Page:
Urziger Wurzgarten, Riesling Auslese ***, 1990
An intruiging, spicy nose, with herbs, mint and minerals and tropical fruits in the background. Though I can read more into it than I did last year, it feels less expansive, a bit leaner than I remembered, but there's enough going on all around to compensate. It's got all of the 1992 Treppchen's vegetable-soup and herbs essance, but unlike the Treppchen, retains a sense of composure. A winner, to drink from now until 2015. 245 NIS.

Wehlener Sonnenuhr, Riesling Beerenauslese, 1994


Long and crystalline, projecting a lean-ness on the palate, although quite ripe on the nose, with hints of mint, nuts and raisins. A meaty-spicy finish. Oddly enough, it doesn't feel sweeter than the Auslese: that's balance fer ya. The color is an oddball, light, yet murky. I don't want to make a guess about its drinking window, as it seems closer to its peak than I'd have thought. But then again I have so little experience with Beerenausleses. Thumbs up. 585 NIS.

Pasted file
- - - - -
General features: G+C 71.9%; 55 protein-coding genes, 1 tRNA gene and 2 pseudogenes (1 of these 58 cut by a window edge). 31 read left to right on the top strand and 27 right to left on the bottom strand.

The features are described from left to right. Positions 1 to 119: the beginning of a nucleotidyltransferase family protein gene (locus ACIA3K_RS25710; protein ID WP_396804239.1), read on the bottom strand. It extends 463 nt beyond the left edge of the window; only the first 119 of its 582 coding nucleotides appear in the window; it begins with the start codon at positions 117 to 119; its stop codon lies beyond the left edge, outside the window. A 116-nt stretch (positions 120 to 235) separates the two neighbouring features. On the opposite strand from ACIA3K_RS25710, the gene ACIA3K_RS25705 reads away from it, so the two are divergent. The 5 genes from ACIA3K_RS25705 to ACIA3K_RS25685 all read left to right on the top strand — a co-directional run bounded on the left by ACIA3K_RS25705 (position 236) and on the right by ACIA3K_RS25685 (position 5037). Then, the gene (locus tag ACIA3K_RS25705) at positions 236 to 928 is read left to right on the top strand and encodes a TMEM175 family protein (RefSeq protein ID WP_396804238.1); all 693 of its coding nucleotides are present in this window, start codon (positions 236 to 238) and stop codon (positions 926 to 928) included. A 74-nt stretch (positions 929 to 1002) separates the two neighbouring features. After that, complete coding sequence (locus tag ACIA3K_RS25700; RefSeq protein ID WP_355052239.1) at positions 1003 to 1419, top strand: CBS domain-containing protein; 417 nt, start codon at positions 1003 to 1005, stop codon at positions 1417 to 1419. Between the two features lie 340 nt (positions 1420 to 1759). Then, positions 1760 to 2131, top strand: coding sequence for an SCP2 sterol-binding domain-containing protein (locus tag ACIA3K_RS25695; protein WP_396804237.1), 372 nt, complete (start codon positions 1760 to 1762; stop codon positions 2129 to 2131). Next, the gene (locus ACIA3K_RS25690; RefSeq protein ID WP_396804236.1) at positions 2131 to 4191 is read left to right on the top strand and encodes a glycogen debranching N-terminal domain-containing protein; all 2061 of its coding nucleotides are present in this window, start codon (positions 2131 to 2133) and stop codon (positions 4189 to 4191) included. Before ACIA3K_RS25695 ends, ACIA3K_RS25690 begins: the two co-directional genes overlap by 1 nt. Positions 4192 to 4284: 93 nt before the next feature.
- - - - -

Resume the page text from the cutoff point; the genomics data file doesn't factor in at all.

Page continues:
Erdener Treppchen, Riesling Auslese *****, 1975

Oy vey, what pungent minerals on the nose! And to play off them (although after thirty-three years it takes some comcentration to make out specific aromas) parsley, litchi, brown sugar and a lot of honey. The palate also boasts litchi and tropical fruits, and once again the entire package is tightly structured. Another winner, though sadly beyond my financial reach. 600 NIS.


Wehlener Sonnenuhr, Riesling Auslese *****, 1976

A dark, amber color, very much a dessert wine nose of sugared nuts. Requires even more concentration on the part of the taster than the previous wine. I think it is also coarser and not quite as fresh and, despite its huge presence, I prefer the Treppchen 1975. See what I meant about no vineyard taking a clear advantage during the tasting? 600 NIS.

Wehlener Sonnenuhr, Riesling Trockenbeerenauslese, 1976

Liquid bronze, liquid pastry. Baked apples, dried fruits, sugar and mildew on the nose. It's got length, complexity, lovely acidity balancing all that huge sweetness and a meaty, spicy finish. A real pleasure. 702 NIS.

3 comments:

Anonymous said...

are you sure that you are knowledgeable enough?

2GrandCru said...

No, Dear Reader, I'm not. That's the point. The price I'll have to pay to become knowledgeable enough.

Medusa said...

Familiar names, familiar wines. Glad you enhoyed them.